Rob states that the NY Times concluded that if a computer had 40+ antivirus products installed simultaneously, there was a "scant 5%" chance that the computer would be safe. However, the NY Times article says they tested 40+ antivirus products and found a "detection rate" of less than 5%. I interpret that to mean that, on average, each product "individually" had an initial detection rate of less than 5%. That certainly makes a lot more sense. Besides, the only way you could verify Rob's interpretation would be to actually install them all on one computer. Is that even possible? I've seen the interference caused by having two antivirus products installed at once. I can't imagine what having 40 installed would look like. Rob's irresponsible interpretation of the NY Times article leads me to distrust his writing as a whole. Any tech author worth his salt would have been more careful. (Yes, I have written tech articles for trade journals.) Of course, I'm dismissing the possibility that the error is intentional, in an attempt to generate lots of attention to his article and its publishers. If that's the case, I've just played into their hands. The moral of the story is: take note of articles like this, but don't trust the content on face value. Verify, verify, verify.

no-images

Blahblahblah on February 11 2013

@Windows anti-antidote- I have been running Linux with Java (Sun not OpenJDK or JRE) for 9 years on my four machines- not one malware incident in that 9 years. Nothing. Zip. Zilch. On Windows boxes- with or without Java? Lets not go there

no-images

Dave Sinewave on February 08 2013

Use some of user-friendly Linux distributions like PCLinuxOS or Ubuntu, and Open Source software. Your data will be much safer, for the time being, and your wallet will be fuller and safer, too. It is not that different from any other OS on the outside for a normal user. I install it for everybody, and they don't notice any difference... it's just that there's no "Word" or "Internet Explorer"...

no-images

preach the way of linux on February 08 2013

@linux antidot as if losing word or ie would be a great loss anyway. Linuz Rules

no-images

Windows anti-antidote on February 08 2013

Oh brilliant and savvy *nux people, the vulnerability is Java, and Java runs on Linux also... So I hope you don't get really infected on the highness of your hubris.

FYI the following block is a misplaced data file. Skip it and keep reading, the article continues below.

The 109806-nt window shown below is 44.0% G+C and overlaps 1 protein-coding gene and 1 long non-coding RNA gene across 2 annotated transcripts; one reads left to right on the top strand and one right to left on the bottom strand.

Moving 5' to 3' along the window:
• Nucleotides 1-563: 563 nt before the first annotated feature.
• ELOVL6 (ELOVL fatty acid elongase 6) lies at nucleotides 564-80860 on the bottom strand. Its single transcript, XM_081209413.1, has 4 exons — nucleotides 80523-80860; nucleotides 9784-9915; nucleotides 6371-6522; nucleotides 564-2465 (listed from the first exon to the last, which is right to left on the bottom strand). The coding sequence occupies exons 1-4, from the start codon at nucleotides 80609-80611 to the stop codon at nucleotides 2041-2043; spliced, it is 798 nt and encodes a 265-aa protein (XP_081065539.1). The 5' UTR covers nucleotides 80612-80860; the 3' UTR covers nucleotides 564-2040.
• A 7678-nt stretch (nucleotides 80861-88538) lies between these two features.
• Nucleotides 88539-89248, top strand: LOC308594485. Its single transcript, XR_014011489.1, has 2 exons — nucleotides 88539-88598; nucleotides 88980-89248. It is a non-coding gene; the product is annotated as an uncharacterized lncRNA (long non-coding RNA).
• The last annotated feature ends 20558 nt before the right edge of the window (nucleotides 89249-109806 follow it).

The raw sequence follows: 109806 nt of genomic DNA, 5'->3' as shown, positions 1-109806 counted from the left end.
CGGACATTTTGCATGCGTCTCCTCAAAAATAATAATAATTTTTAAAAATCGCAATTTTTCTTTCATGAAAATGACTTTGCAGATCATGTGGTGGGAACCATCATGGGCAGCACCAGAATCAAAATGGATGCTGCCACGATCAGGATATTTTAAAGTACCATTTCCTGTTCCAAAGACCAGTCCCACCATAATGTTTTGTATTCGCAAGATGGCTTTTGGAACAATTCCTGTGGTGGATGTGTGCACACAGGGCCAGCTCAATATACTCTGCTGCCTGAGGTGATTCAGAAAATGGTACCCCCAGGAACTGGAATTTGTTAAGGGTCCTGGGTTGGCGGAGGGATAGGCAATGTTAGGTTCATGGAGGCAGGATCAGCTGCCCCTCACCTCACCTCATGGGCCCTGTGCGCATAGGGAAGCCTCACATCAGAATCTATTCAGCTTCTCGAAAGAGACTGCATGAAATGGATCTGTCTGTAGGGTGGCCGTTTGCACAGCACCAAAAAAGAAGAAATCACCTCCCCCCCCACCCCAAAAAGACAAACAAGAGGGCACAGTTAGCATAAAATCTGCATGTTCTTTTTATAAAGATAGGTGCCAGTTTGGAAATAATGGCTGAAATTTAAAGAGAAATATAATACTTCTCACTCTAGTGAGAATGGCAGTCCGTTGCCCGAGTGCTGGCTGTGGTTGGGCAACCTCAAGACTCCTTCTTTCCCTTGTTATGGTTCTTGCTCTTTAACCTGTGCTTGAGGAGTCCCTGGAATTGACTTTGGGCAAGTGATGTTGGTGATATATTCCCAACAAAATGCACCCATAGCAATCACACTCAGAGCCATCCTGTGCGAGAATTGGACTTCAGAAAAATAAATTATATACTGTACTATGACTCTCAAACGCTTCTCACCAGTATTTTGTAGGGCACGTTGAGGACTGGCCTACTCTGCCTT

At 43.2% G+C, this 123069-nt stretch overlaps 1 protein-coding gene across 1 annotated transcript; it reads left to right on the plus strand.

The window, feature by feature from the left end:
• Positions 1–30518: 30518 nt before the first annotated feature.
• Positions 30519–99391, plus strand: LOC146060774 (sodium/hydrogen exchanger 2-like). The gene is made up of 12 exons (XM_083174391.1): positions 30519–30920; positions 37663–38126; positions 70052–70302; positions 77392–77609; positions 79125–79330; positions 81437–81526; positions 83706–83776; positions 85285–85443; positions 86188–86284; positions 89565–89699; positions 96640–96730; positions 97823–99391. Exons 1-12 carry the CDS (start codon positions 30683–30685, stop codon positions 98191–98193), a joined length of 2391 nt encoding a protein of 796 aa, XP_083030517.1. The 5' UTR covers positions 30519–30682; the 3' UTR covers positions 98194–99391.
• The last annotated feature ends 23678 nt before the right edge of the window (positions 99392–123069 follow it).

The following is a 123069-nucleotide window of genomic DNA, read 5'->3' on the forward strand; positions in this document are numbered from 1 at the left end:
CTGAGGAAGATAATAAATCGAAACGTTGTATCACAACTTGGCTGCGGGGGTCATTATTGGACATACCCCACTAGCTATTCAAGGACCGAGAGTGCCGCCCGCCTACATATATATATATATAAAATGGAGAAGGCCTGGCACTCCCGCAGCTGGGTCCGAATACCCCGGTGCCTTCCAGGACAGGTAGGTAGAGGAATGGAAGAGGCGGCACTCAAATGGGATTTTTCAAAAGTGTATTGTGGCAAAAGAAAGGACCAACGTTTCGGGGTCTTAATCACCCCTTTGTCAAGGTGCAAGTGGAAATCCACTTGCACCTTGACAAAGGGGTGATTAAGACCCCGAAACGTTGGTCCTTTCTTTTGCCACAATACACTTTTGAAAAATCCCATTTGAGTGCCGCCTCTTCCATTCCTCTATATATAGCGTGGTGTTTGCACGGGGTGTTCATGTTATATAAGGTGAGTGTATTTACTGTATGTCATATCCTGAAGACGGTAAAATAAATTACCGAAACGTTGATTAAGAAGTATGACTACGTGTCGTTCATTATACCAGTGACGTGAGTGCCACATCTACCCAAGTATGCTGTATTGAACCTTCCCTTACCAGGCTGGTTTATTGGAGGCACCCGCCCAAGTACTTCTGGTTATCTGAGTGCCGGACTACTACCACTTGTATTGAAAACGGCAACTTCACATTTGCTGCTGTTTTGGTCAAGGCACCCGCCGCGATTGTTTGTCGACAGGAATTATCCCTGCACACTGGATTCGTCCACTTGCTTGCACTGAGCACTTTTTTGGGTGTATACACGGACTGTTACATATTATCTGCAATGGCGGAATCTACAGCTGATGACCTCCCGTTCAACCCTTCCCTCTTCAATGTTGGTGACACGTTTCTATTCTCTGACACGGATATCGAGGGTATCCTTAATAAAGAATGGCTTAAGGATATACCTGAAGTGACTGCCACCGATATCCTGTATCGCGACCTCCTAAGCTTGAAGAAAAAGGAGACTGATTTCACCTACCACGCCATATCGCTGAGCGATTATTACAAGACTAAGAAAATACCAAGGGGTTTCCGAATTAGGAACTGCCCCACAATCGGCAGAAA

no-images

lee on February 08 2013

we don't use MS except through wine. there are a coupla native windoze apps that don't run under wine but of course we know when we're gonna be using them so we turn off our router before loading up windows. we don't care about their updates because they're mostly relate to security anyway. we do almost all of our REAL work out of linux. i really don't know how malware works. but to infect a file you need rights and under linux those right aren't automatic like they are under windoze. smart phones better look out though as their OS's don't appear to need any rights at all either (other than maybe OS rights which quite frankly is a waste anyway).

no-images

LinuxMintUser on February 08 2013

I actually feel safe enough using either Linux or Win7, both requiring extra mouse clicks to execute software. The current issue is JAVA, which my system emulates (Icedtea) therefore the security problem should be about equal, BUT... I don't leave personal info on my internet - enabled machine, I turn it off when not in use, and if I suspect trouble, Linux allows me ro reinstall clean as many times as I feel I need to, while win7 eventually stops allowing me to validate, so Linus wins

no-images

Steve on February 08 2013

I read this article and when I get done, I think, "So?" So where's the documentation that Microsoft has lost focus on security? I think Windows 8 is as much about improving security as it is about selling a new version of Windows. So why is it Microsoft's "fault" that Java or Flash or PDF files are full of buggy holes? Rather than taking Apple's tact of forbidding buggy software and forcing users to other, less robust options, Microsoft has steadfastly maintained their commitment to users to retain usability version to version. Don't get me wrong, as a support person, I much prefer Apple's locked down desktop/tablet world -- but that doesn't make my customers as happy as the free for all on Android or Windows... The solution IS a locked down environment, and maybe the best solution is software that keeps you from working until you close all known security holes -- in real time. Steve

no-images

CaptainMcClellan on February 08 2013